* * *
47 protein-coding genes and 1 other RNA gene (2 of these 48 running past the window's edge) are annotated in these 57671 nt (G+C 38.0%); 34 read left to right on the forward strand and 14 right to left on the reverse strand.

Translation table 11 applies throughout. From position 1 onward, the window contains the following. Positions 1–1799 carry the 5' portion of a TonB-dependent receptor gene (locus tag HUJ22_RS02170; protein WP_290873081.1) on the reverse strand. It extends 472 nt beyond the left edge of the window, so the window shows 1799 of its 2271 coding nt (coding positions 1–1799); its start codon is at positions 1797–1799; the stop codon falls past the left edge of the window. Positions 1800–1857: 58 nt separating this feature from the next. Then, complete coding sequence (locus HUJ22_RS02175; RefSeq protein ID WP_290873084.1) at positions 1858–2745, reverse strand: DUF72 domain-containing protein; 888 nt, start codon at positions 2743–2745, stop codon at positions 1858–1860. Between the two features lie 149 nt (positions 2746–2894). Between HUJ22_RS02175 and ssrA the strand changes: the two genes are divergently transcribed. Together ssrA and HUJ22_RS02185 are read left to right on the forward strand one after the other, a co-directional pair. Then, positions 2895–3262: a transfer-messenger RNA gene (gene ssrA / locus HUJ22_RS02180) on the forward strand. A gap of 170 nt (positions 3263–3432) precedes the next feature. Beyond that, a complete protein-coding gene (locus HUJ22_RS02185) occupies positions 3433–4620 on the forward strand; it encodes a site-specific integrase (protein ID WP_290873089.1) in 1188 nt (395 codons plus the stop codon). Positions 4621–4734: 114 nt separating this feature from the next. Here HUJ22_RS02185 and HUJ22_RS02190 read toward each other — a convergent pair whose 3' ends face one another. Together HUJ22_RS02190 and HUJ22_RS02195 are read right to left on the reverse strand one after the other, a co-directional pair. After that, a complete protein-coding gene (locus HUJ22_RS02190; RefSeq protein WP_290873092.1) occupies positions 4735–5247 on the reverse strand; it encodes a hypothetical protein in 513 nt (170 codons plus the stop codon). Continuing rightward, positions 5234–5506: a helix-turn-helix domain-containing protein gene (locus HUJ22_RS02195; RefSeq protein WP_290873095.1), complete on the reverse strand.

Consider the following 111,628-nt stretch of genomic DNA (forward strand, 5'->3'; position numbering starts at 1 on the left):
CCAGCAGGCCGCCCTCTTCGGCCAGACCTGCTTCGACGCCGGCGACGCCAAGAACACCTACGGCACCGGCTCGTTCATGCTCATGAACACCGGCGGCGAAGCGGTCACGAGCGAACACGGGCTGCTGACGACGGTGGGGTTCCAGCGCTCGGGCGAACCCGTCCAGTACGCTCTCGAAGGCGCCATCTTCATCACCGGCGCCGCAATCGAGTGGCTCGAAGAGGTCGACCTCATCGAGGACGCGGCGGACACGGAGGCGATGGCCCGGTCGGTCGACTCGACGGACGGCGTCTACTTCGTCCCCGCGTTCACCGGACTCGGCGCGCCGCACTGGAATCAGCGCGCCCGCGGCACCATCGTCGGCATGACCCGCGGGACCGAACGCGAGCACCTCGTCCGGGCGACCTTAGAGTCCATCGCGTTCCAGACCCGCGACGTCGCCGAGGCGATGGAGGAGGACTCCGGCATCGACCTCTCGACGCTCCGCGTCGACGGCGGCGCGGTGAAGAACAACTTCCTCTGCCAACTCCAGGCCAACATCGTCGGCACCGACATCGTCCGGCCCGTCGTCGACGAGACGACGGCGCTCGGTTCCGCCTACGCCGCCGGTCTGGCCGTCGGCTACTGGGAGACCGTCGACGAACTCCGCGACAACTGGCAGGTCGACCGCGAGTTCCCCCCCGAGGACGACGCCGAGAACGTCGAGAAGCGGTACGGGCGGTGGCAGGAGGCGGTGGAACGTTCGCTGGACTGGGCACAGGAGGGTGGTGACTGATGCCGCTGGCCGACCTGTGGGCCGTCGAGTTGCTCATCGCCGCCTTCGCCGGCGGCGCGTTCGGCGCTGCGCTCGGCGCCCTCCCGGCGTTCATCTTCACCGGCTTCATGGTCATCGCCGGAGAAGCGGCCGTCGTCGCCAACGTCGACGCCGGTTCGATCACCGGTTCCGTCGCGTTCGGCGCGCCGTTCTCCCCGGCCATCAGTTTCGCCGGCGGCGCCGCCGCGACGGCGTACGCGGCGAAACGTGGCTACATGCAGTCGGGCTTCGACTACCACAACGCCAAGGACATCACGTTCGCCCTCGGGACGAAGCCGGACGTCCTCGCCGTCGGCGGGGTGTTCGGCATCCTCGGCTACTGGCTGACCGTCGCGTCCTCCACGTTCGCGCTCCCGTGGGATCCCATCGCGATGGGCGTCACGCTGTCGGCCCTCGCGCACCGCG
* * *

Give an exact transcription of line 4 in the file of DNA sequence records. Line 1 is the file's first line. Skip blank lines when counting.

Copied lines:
CCAGCAGGCCGCCCTCTTCGGCCAGACCTGCTTCGACGCCGGCGACGCCAAGAACACCTACGGCACCGGCTCGTTCATGCTCATGAACACCGGCGGCGAAGCGGTCACGAGCGAACACGGGCTGCTGACGACGGTGGGGTTCCAGCGCTCGGGCGAACCCGTCCAGTACGCTCTCGAAGGCGCCATCTTCATCACCGGCGCCGCAATCGAGTGGCTCGAAGAGGTCGACCTCATCGAGGACGCGGCGGACACGGAGGCGATGGCCCGGTCGGTCGACTCGACGGACGGCGTCTACTTCGTCCCCGCGTTCACCGGACTCGGCGCGCCGCACTGGAATCAGCGCGCCCGCGGCACCATCGTCGGCATGACCCGCGGGACCGAACGCGAGCACCTCGTCCGGGCGACCTTAGAGTCCATCGCGTTCCAGACCCGCGACGTCGCCGAGGCGATGGAGGAGGACTCCGGCATCGACCTCTCGACGCTCCGCGTCGACGGCGGCGCGGTGAAGAACAACTTCCTCTGCCAACTCCAGGCCAACATCGTCGGCACCGACATCGTCCGGCCCGTCGTCGACGAGACGACGGCGCTCGGTTCCGCCTACGCCGCCGGTCTGGCCGTCGGCTACTGGGAGACCGTCGACGAACTCCGCGACAACTGGCAGGTCGACCGCGAGTTCCCCCCCGAGGACGACGCCGAGAACGTCGAGAAGCGGTACGGGCGGTGGCAGGAGGCGGTGGAACGTTCGCTGGACTGGGCACAGGAGGGTGGTGACTGATGCCGCTGGCCGACCTGTGGGCCGTCGAGTTGCTCATCGCCGCCTTCGCCGGCGGCGCGTTCGGCGCTGCGCTCGGCGCCCTCCCGGCGTTCATCTTCACCGGCTTCATGGTCATCGCCGGAGAAGCGGCCGTCGTCGCCAACGTCGACGCCGGTTCGATCACCGGTTCCGTCGCGTTCGGCGCGCCGTTCTCCCCGGCCATCAGTTTCGCCGGCGGCGCCGCCGCGACGGCGTACGCGGCGAAACGTGGCTACATGCAGTCGGGCTTCGACTACCACAACGCCAAGGACATCACGTTCGCCCTCGGGACGAAGCCGGACGTCCTCGCCGTCGGCGGGGTGTTCGGCATCCTCGGCTACTGGCTGACCGTCGCGTCCTCCACGTTCGCGCTCCCGTGGGATCCCATCGCGATGGGCGTCACGCTGTCGGCCCTCGCGCACCGCG